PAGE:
Also see the section: Additional comments on winterizing - draining versus the use of fuel a stabilizer. The use of stabilizer is convenient but I think draining is preferred as it is safer not storing garden equipment over the winter loaded with gasoline.
Then, when it comes time to start mowing again (yes, I know, you can't wait), all you should have to do is add fresh gas (don't use last season's). The mower should start on the first (well, maybe, second) pull. There may be some white/blue smoke for a few seconds from it burning off the oil coating on the cylinder walls but this should quickly disappear.
The Lawn-mower-shop.com Web site has great deal of useful information including diagrams of popular carburetors and links to small engine manufacturers.
Here is another recommendation:
(From: Bill Harnell (firstname.lastname@example.org).)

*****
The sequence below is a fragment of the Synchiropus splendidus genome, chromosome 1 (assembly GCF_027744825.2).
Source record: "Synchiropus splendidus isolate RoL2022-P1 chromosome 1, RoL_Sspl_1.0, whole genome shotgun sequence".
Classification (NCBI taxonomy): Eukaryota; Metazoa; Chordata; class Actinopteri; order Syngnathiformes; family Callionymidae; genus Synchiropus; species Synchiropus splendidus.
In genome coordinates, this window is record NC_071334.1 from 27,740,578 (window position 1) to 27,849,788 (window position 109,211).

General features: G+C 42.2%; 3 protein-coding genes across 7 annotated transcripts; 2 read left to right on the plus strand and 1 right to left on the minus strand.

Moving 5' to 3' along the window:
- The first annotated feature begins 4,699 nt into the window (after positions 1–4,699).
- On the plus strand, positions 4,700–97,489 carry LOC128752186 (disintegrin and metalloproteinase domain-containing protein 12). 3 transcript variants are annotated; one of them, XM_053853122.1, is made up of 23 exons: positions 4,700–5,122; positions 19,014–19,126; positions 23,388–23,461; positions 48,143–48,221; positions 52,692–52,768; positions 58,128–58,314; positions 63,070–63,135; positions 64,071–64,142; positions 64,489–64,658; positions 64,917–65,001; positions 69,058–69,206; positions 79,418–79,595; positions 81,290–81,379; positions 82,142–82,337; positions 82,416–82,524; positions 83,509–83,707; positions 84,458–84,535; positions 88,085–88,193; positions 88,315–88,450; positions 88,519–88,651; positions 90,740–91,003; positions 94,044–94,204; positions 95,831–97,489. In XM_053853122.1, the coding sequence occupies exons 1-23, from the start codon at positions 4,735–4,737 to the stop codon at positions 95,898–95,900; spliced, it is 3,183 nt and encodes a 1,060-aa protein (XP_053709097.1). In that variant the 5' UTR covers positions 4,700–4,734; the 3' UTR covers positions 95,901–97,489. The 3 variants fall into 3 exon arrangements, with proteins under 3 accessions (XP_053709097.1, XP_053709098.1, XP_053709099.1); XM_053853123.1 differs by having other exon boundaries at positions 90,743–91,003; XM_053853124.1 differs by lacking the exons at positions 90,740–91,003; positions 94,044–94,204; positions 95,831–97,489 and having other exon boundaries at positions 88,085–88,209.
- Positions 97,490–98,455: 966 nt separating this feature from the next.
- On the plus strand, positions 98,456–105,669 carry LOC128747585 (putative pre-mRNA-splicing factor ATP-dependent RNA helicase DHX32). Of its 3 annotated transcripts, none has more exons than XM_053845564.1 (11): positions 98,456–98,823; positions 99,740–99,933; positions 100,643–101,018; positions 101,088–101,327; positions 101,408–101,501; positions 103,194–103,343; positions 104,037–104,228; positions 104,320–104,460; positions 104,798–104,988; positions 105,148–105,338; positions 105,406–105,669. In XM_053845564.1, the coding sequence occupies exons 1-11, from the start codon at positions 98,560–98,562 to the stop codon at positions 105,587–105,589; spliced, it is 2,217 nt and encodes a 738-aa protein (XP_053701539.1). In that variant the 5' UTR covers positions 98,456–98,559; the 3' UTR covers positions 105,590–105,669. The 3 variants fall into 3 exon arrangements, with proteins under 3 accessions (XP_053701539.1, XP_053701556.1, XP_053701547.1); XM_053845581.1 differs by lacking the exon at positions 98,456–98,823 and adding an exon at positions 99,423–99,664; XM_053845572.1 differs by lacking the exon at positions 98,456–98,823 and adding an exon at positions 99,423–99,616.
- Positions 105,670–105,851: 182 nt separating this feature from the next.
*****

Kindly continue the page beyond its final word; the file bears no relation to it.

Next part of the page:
Change the oil at the END of the season. No need to leave the acid charged oil in the crankcase over the winter to corrode the engine.
Then add a couple of teaspoons or so of Stabilit to the gas tank. Run the engine for approximately 5 minutes and while you're at it, inject some fogging oil through the carburetor to thoroughly coat all of the interior surfaces. Directions are provided on the fogging oil container.
Wipe the frame and handle with an oily cloth and oil all pivot points lightly. Clean the crud from under the deck - you do that frequently all summer - right? Remove all the grass clippings from around the flywheel and the cylinder fins.
Then store it in the shed or garage.
It will start on the first or second pull every spring.
BTW, you should be able to get both Stabilit and fogging oil at any reputable engine service center.